The last post of this series introduced four critical behaviors that are fundamental to successful innovation execution. To understand these concepts better we will step through each one in more detail. Let’s first review what a commitment is and how it should be made.
Much of what is accomplished in business today propagates from trust between people. In order for you to do your work, you often rely on someone else to do their work first. I trust that you will finish your work so I can finish mine. In complex organizations this is the way of the world. So how can you be successful in such an environment? Use of commitments is a great technique to directly and clearly address challenges.
For our purposes, a commitment is defined as (1) a specific work product, (2) completed by someone specific, (3) by a specific time. In other words: what, from whom, by when. Frequently, individual contributors will communicate to you something he or she intends to do. Upon hearing this, you still don’t know when they expect to get it done, which is an important element for planning. Once you also know when it will be completed, you can consider it a commitment by the individual contributor. If you trust this person, that knowledge and their statement becomes very important information upon which you could plan other tasks or actions with a high degree of confidence.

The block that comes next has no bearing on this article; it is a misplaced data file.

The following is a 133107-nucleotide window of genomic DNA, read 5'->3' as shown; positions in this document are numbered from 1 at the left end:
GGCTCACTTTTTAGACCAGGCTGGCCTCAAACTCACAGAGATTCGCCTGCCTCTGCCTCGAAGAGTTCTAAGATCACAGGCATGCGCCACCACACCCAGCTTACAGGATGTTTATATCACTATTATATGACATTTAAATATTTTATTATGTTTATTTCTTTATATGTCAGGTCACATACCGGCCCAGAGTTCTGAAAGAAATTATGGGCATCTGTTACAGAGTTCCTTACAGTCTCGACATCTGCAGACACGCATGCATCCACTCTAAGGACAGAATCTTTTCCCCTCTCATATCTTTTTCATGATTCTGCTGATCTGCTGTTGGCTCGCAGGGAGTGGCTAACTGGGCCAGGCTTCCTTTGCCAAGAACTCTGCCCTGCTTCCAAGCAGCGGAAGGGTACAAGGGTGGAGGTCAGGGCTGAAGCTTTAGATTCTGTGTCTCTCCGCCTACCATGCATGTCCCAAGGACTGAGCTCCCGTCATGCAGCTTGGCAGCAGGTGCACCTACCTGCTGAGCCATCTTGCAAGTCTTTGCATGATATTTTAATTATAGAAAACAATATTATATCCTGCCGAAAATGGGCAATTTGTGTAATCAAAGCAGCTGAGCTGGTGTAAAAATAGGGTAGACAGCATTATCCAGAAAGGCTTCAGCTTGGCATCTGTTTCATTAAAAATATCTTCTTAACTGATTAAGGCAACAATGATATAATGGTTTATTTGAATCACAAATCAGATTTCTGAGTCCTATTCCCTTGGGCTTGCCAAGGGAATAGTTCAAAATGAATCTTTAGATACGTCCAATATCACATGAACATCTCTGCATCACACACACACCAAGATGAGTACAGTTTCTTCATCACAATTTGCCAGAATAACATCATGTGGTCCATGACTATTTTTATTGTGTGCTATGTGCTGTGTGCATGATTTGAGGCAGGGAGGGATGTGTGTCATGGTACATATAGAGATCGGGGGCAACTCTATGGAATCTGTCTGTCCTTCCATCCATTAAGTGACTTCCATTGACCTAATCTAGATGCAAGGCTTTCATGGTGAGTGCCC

For any complex project, upfront, cross-functional planning with critical dependencies identified is key to success. Commitments are important building blocks of the resulting plan. Seeking these commitments as part of this process is a key element.
I believe your personal word matters. If you say that you will finish something by the end of the day, do you? To what level will you work in order to fulfill that expectation? How far you’re willing to take it says a lot about you as a person. Most people want to fulfill their commitments, but sometimes they don’t realize that they’ve made a commitment or they don’t fully understand the work involved to finish the task. Good managers help this situation a great deal by helping project participants recognize the scope of commitments they are making or have already made. Calling the work a commitment draws attention to the “what and when” an individual is signing up to deliver. Once the individual contributor internalizes that information and accepts it, the work assignment becomes a commitment for the individual to fulfill so that he or she won’t let the team down. Individual contributors who are assigned to multiple projects need to be cautious of what commitments they make, ensuring they allow time for each commitment.
So making a commitment is as easy as declaring “I will do X by Y timeframe.” The specific work is X, the specific someone is me, and the specific timeframe is Y. X, from me, by Y.
Michael Glessner is a director with Kalypso and has worked extensively in the areas of business and innovation strategy, product development, portfolio management, smart connected operations, large-scale organizational change leadership, and the software systems that enable innovation. His industry experience includes life sciences, industrial and high technology companies. He is a frequent speaker and writer on innovation effectiveness, disruptive innovation and time-to-market reduction.